Opening in An Lanntair’s Main Gallery on Saturday May 22, new exhibition South West by South, An t-Eilean Fada, The Long Island: A Poetic Cartography by artist Gill Russell, explores the dynamic relationship between the sea and land, and reveals the nautical heritage of the Outer Hebrides.
Gill said: “The dense interplay of sea, land, and light in the northwest of Scotland, and in particular the Western Isles has captivated me since childhood. I often imagined living there.
“Along the extent of the liminal shore the interplay of tidal currents and weather is complex and, from a human perspective, fickle, authoring, dramatic, and sometimes destructive, events.
“Although I felt a deep attachment to the place and however much it inspired my practice, I came to realise that I would always be a tourist, a spectator, on the outside of an entrenched culture looking in. It was important to make connections.”
In making connections, Gill visited the islands several times over a two-year period, as well as researching oral history interviews from Tobar an Dualais/School of Scottish Studies, which form a central part of the upcoming An Lanntair exhibition.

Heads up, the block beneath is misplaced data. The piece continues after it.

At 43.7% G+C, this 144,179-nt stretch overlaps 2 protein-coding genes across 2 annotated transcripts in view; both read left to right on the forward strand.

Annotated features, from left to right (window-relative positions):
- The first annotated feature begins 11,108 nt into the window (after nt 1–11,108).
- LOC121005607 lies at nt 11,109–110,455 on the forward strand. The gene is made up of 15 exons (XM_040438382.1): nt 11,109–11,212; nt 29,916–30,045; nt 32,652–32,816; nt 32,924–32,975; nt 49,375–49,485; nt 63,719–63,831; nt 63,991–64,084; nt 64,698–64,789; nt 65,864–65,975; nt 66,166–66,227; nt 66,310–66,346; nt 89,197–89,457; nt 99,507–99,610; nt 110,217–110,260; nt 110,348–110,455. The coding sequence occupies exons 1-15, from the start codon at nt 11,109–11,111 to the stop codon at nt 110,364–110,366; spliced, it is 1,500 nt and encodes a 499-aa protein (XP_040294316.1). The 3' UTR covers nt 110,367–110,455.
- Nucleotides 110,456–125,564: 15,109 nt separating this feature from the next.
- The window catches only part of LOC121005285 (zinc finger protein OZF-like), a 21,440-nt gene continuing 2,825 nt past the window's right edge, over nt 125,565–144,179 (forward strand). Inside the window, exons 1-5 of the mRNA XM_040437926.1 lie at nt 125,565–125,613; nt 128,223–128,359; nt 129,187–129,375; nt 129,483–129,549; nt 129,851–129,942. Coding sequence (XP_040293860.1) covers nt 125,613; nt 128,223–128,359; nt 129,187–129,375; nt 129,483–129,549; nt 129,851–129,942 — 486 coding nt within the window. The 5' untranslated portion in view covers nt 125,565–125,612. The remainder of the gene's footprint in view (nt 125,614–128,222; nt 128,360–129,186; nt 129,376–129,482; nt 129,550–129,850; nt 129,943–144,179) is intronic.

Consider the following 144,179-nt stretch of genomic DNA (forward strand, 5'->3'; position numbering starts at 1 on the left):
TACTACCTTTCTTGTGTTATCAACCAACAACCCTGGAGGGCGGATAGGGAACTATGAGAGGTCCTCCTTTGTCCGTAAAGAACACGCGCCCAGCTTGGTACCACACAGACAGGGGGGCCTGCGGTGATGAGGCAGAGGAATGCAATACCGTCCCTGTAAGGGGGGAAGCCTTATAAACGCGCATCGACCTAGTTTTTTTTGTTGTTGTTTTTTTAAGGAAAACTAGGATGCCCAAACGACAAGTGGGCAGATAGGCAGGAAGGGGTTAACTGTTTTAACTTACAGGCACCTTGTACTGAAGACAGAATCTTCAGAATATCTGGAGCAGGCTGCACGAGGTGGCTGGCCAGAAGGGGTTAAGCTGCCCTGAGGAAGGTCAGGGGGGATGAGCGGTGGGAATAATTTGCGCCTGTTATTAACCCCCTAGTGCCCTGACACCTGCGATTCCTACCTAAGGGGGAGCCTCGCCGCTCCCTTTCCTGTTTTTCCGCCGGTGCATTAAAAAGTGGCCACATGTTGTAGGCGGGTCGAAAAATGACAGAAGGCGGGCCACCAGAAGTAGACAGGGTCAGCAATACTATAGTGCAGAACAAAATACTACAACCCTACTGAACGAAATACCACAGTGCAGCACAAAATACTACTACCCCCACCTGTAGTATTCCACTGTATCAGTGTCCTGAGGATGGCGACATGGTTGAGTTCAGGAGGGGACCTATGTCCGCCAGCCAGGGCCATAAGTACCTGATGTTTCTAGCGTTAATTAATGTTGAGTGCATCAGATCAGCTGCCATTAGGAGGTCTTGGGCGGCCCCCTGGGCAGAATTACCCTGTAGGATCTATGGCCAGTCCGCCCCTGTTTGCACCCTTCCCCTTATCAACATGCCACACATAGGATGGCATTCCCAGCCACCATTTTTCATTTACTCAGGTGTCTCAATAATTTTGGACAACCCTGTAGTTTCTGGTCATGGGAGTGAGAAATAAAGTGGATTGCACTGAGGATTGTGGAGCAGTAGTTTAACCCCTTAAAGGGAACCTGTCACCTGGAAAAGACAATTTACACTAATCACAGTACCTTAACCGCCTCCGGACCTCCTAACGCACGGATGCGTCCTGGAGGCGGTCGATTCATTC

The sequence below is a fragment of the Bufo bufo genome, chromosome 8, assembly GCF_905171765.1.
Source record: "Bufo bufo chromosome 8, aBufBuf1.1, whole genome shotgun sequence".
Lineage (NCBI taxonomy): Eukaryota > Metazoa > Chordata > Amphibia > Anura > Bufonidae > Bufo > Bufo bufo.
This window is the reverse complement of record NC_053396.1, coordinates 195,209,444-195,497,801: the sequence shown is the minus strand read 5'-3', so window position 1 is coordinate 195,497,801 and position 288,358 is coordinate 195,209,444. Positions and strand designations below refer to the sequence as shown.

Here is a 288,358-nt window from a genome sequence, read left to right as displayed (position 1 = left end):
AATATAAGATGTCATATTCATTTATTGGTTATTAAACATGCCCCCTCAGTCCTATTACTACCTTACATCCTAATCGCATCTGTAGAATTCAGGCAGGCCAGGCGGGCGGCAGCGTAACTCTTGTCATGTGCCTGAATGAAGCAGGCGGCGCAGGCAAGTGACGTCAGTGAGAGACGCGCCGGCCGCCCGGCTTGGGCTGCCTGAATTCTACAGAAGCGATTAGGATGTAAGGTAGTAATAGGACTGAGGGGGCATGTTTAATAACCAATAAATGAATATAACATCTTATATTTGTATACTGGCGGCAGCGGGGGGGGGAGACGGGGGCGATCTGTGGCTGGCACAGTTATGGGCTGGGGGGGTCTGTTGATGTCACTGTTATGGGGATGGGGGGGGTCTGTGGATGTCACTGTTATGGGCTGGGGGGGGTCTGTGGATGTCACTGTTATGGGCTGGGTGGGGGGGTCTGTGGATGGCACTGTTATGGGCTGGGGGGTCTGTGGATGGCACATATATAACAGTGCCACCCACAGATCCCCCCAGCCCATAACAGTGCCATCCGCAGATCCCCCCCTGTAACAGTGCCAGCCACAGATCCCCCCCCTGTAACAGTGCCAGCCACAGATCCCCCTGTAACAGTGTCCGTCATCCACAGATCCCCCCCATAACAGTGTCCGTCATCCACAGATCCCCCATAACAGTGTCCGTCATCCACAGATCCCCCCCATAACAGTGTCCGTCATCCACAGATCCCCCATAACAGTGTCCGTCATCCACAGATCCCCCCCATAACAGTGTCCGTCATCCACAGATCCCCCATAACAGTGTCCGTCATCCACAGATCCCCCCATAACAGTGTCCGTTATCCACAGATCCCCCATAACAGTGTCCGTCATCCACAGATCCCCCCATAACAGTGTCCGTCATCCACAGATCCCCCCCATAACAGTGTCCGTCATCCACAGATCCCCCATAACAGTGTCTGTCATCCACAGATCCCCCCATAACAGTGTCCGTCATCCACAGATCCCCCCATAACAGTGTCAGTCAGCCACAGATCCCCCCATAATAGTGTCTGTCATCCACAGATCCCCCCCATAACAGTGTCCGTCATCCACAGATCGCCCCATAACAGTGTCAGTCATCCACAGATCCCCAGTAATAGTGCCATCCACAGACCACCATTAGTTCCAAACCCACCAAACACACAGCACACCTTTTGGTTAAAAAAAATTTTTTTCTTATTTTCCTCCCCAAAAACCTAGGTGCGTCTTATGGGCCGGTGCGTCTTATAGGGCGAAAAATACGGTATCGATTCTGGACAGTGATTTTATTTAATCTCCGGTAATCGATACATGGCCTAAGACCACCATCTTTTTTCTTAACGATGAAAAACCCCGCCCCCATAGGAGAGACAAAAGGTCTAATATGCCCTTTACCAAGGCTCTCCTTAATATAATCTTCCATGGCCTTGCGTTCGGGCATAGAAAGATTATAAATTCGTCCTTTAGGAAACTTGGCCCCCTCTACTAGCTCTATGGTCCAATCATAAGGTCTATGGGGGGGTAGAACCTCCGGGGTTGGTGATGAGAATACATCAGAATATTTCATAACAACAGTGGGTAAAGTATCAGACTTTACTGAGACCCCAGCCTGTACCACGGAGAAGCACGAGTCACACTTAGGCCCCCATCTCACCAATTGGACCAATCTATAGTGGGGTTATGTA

A recorded account of the Van Stabel, a ship-wrecked off the coast of Heisker (Monach Isles), brought her to meet the Laing family of North Uist; her explorations of the Sound of Harris lead her to interview Berneray native Donald MacLean; and playing low whistle at a local pub session introduced her to box player Dougie MacDonald from North Uist who helped her understanding of Gaelic stories.
South West by South expresses Gill’s work through a ‘poetic cartography’, presenting an installation of large-scale prints, vinyl wall drawings, audio recordings, and maps.
Her poetic cartography maps the Sound of Harris, its notoriously treacherous skerries and shoals, and the stories and folklore inspired by them. Tidal Streams communicates the potent force of the turbulent Pentland Firth; while the vinyl drawings of Tributrees explore the burns and rivers, the arterial life forces, which run through the spartan Lewis landscape.
The maps and poems of Lost Ships dwell on the many vessels wreaked around the Long Island, particularly near Heisker, and the loss of cargo and human life. And using oral recordings and dense prints, Sea Lore suggest the enthralling and unpredictable surge of the sea which haunts such tales.
Roddy Murray, An Lanntair Head of Visual Arts, said: “The sea defines these islands and the lore of the sea speaks eloquently of our relationship with it. This exhibition is as much about that history as it is about geography, topography, tidal patterns and place names. Gill expertly navigates us through the past, through reefs, skerries, channels, currents and streams to reveal our nautical heritage.”
South West by South, An t-Eilean Fada, The Long Island: A Poetic Cartography is exhibited at An Lanntair May 22 to July 4. The exhibition will also show in Taigh Chearsabhagh, North Uist, in September and October 2021.